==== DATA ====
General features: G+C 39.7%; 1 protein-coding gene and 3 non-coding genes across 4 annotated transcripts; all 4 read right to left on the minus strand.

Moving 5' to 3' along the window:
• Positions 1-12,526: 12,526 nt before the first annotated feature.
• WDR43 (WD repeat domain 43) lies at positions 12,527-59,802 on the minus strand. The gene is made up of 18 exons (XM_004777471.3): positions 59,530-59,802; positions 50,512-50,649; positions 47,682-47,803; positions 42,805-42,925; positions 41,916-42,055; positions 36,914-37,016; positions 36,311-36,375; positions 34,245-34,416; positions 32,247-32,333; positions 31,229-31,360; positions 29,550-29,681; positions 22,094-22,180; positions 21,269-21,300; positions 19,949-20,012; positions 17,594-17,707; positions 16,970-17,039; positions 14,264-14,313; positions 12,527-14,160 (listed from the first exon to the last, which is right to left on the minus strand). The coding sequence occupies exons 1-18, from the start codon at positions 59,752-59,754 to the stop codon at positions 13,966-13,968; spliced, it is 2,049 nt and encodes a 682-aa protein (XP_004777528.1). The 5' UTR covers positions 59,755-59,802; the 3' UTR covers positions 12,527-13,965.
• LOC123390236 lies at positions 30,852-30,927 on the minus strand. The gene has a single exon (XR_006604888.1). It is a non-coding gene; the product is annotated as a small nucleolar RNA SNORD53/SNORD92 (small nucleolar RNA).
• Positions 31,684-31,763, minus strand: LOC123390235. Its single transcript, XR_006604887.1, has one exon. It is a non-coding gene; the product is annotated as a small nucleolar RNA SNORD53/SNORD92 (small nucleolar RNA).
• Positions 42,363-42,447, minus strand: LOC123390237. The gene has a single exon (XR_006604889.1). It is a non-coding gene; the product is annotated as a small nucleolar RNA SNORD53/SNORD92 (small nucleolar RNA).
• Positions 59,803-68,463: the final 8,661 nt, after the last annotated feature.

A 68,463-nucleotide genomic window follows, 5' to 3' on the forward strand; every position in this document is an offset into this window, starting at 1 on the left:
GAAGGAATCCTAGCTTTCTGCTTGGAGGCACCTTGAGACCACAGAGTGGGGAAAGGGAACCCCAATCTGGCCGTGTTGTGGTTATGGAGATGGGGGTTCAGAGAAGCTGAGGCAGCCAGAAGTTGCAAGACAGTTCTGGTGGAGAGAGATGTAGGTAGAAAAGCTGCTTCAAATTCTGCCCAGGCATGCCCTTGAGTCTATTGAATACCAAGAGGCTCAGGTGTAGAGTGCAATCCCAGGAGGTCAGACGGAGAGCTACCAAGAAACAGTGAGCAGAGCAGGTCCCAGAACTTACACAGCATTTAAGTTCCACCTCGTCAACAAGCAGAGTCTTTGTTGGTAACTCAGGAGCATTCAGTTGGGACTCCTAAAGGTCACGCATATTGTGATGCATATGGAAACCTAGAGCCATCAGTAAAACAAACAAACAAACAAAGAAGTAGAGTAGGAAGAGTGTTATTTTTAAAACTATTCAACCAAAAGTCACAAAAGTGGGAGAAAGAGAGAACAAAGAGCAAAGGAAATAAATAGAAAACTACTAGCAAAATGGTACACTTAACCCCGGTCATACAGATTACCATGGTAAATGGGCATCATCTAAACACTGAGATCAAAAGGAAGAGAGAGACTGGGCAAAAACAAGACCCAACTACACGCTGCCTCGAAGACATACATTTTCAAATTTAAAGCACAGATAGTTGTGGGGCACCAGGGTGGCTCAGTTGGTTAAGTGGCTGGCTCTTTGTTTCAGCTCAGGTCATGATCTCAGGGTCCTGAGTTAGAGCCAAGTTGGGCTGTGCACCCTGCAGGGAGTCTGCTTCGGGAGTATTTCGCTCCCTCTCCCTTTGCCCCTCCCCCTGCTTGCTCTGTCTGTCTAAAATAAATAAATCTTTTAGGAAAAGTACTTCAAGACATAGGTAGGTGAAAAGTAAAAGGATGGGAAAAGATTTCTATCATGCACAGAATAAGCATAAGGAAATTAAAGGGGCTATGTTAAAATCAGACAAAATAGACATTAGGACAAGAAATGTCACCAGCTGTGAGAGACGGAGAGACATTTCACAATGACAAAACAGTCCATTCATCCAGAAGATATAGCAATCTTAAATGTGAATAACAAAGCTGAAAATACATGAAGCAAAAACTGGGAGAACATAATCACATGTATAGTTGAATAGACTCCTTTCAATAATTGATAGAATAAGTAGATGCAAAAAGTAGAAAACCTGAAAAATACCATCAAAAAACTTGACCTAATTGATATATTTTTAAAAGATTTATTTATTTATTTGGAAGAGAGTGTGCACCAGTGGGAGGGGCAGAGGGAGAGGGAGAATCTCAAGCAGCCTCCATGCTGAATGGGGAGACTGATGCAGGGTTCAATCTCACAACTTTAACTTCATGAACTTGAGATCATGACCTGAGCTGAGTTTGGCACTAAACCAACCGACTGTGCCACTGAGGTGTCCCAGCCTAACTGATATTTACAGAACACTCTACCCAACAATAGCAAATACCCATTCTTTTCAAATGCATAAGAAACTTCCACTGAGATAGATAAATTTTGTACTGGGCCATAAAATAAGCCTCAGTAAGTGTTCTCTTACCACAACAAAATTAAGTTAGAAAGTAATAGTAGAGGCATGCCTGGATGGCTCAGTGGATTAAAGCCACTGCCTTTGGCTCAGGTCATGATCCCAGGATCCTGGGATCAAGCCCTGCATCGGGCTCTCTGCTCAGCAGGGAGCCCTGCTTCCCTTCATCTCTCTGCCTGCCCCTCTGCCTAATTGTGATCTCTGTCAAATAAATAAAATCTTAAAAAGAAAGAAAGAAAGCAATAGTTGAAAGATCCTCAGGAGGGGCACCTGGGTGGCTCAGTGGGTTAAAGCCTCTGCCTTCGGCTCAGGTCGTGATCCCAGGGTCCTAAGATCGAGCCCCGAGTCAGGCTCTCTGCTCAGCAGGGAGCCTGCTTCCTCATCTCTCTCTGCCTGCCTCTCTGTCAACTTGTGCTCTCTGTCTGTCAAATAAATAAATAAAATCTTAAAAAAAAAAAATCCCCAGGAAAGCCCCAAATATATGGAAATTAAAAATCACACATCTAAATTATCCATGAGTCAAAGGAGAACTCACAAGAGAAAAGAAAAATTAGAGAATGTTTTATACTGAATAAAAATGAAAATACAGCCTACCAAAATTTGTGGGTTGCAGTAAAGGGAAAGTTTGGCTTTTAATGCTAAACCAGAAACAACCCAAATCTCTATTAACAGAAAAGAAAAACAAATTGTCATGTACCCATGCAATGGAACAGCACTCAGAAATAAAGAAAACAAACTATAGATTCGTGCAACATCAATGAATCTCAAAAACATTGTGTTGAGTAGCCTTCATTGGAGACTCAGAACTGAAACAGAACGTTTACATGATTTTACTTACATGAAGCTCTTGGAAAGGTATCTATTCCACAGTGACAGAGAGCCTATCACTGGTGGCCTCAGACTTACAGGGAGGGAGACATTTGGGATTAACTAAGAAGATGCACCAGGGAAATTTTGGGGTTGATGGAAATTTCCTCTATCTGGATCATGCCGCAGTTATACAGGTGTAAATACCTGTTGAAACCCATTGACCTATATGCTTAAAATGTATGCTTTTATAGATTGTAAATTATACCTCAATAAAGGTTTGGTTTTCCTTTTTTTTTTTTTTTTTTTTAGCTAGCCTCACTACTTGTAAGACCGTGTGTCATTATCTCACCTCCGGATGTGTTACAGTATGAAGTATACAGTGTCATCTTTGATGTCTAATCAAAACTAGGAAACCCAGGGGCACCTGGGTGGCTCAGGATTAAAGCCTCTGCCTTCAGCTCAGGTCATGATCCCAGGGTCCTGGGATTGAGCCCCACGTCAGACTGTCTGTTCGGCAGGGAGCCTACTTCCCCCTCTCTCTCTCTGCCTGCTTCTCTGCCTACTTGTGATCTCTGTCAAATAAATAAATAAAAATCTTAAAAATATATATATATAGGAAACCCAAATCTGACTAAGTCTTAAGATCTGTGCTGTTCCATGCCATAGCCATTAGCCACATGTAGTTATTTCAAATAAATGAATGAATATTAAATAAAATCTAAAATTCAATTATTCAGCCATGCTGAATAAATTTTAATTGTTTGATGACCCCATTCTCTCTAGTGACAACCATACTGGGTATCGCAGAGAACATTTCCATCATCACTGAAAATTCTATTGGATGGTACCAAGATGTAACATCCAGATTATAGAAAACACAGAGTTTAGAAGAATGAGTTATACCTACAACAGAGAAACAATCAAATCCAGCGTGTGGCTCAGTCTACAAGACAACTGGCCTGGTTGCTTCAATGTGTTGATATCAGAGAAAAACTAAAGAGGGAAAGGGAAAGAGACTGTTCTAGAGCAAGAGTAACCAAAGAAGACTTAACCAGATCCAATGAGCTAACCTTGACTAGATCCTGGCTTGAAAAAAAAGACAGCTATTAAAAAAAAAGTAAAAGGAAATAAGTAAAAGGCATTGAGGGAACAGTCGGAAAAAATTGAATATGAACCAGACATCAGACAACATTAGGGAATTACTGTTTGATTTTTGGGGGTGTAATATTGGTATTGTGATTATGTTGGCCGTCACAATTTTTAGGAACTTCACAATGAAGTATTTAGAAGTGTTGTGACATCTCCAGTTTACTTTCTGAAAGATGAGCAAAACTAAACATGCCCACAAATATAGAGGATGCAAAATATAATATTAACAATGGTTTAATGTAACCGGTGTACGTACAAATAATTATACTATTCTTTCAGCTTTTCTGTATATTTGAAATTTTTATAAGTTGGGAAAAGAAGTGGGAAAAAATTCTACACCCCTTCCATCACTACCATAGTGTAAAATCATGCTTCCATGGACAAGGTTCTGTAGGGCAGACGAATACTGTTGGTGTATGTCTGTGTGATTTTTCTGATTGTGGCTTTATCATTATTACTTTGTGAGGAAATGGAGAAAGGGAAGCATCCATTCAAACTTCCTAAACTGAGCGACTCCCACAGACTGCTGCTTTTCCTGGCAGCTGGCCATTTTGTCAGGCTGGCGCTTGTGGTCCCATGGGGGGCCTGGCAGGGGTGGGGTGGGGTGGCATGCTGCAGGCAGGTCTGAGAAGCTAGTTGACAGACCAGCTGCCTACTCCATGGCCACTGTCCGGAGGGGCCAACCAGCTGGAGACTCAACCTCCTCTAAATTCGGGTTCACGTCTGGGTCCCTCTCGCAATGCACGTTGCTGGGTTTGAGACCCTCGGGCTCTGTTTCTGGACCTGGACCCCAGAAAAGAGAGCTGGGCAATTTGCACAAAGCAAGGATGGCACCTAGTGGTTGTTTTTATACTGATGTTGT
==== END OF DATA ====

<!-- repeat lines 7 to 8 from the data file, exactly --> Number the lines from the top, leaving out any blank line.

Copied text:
• Positions 42,363-42,447, minus strand: LOC123390237. The gene has a single exon (XR_006604889.1). It is a non-coding gene; the product is annotated as a small nucleolar RNA SNORD53/SNORD92 (small nucleolar RNA).
• Positions 59,803-68,463: the final 8,661 nt, after the last annotated feature.